What a difference 22 years has made.

Depression didn’t make me feel weak, ashamed or afraid. I was disappointed to see it overtake me again but was grateful I recognized it. I knew how to reach for help and it wasn’t hard to find. And I realized that being honest and open doesn’t make us vulnerable, it just makes us human.


Need help or someone to talk to? Consulting with your healthcare provider or another trusted professional is always a great start.  Click on the links below for lists of places to call, text or chat across the country. 

Manitoba Farm, Rural & Northern Support Services 1-866-367-3276

Farm Stress Line – Saskatchewan 1-800-667-4442

Alberta Health Services 1-877-303-2642

Canadian Crisis Centres

Crisis Services Canada 1-833-456-4566

Bell Let’s Talk 

Mental Health in Farm Language 

 

World Soil Day

Man, despite his artistic pretensions, his sophistication and his many accomplishments, owes his existence to a 6-inch layer of topsoil and the fact that it rains. – Anonymous


Surveying a wheat field which has had the straw incorporated back into the soil after harvest.

World Soil Day is held annually on December 5th to focus attention on the importance of healthy soil and advocate for sustainable management practices.  With all the food grown to feed the world produced on only 1/32nd of the planet, it’s easy to understand why our land resources deserve recognition.

Straw left behind after wheat harvest to be tilled back into the soil to add organic matter.

As farmers, this awareness is second nature and we continually strive for sustainability of this finite resource. Caring for our soils is crucial and the key to our viability as well as those who will farm our land in the future. Incorporating organic matter back into the soil and minimal tillage are an integral part of our farm’s management to obtain optimal soil health and structure. Reducing soil erosion and loss of nutrients are priorities.

Summerfallow used to be a commonplace practice on the prairies, and on our farm. But over time, it was learned long-term use of summerfallow actually degraded soil quality and was not sustainable, so the practice was discontinued.

Soil scientists, agronomists and farmers work together to create and keep our soils healthy. Soil testing, field mapping and GPS technology create maps and ‘prescriptions’ for fertilizer, ensuring it is being applied efficiently and only in amounts needed. Less tillage and efficient placement of fertilizer means less use of resources and a reduction in greenhouse gas emissions.

Education is ongoing and when we know better, we do better. Farmers have a deep connection to the land and the environment. Our workplace is also our home. The love of the our environment and growing food runs deep. We will continue to be stewards of the land and do our very best to care for the soil that sustains us all.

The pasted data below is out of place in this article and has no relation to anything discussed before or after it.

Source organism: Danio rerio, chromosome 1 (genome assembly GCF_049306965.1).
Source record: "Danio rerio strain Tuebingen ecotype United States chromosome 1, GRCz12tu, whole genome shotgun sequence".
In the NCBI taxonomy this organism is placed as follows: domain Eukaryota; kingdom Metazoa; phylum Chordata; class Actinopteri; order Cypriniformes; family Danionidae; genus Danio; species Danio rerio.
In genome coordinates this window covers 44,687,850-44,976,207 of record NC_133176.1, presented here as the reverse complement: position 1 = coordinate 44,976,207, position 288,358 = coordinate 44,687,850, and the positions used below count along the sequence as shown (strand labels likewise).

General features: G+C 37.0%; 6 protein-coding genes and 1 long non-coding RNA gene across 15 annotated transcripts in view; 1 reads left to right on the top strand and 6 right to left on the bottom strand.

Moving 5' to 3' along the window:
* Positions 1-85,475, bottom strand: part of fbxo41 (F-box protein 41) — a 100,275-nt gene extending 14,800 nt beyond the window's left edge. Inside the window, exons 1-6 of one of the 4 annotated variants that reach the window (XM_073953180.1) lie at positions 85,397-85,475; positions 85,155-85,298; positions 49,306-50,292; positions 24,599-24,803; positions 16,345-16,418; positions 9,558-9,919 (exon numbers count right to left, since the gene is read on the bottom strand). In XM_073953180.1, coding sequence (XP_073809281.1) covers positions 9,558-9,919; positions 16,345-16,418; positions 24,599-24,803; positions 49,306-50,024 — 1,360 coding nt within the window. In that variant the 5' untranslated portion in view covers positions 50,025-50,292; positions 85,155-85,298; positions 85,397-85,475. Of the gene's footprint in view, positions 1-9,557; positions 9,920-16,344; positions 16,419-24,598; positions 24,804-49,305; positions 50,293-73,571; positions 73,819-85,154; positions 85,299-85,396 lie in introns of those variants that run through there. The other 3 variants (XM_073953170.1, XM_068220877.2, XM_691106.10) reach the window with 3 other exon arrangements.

Soil Facts from The Food and Agriculture Organization (FAO)

  • 95% of food is produced on our soils
  • There are more living organisms in a tablespoon of soil than there are people on earth
  • It can take up to 1000 years to form 1 centimeter of top soil
  • Most of the well-known antibiotics originated from soil bacteria, including penicillin
  • Healthy soils with a high organic matter content can store large amounts of water
  • More than 10 million people have abandoned their homelands due to drought, soil erosion, desertification and deforestation.

When the sun called…

“I cannot endure to waste anything so precious as the autumnal sunshine by staying in the house.” — Nathaniel Hawthorne


“There is a muscular energy in sunlight corresponding to the spiritual energy of the wind.” — Annie Dillard

Winter arrived just before Halloween in Manitoba this year. But in 2016, fall lingered long into November before giving way to the cold and snow. Photo memories  of November 26th took me back to that incredibly gorgeous day when the sun called.

Cloud-cover had reigned for over a week and I was in sunshine withdrawal. So as I sat having my Saturday morning coffee, watching the sky brighten to the east through the trees, I knew my plans for the day would change. Even my second cup of coffee would have to wait.

I didn’t hesitate to set aside my long ‘to-do’ list. The dog and I headed out into the crisp, quiet morning air and walked to the end of our lane to catch those first beautiful rays of sun. This day was meant to be embraced and enjoyed — outside, not in the house.